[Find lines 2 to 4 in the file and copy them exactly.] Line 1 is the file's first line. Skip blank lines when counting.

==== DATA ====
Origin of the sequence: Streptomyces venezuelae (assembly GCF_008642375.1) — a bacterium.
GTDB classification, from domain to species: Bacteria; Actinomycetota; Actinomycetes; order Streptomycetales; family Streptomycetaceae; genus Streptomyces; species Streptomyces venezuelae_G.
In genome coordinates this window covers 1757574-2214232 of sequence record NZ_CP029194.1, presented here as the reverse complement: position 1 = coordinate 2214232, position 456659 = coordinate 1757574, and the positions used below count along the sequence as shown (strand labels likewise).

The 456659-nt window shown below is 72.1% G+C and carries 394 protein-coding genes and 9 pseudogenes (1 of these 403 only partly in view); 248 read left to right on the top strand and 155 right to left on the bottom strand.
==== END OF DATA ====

GTDB classification, from domain to species: Bacteria; Actinomycetota; Actinomycetes; order Streptomycetales; family Streptomycetaceae; genus Streptomyces; species Streptomyces venezuelae_G.
In genome coordinates this window covers 1757574-2214232 of sequence record NZ_CP029194.1, presented here as the reverse complement: position 1 = coordinate 2214232, position 456659 = coordinate 1757574, and the positions used below count along the sequence as shown (strand labels likewise).

The 456659-nt window shown below is 72.1% G+C and carries 394 protein-coding genes and 9 pseudogenes (1 of these 403 only partly in view); 248 read left to right on the top strand and 155 right to left on the bottom strand.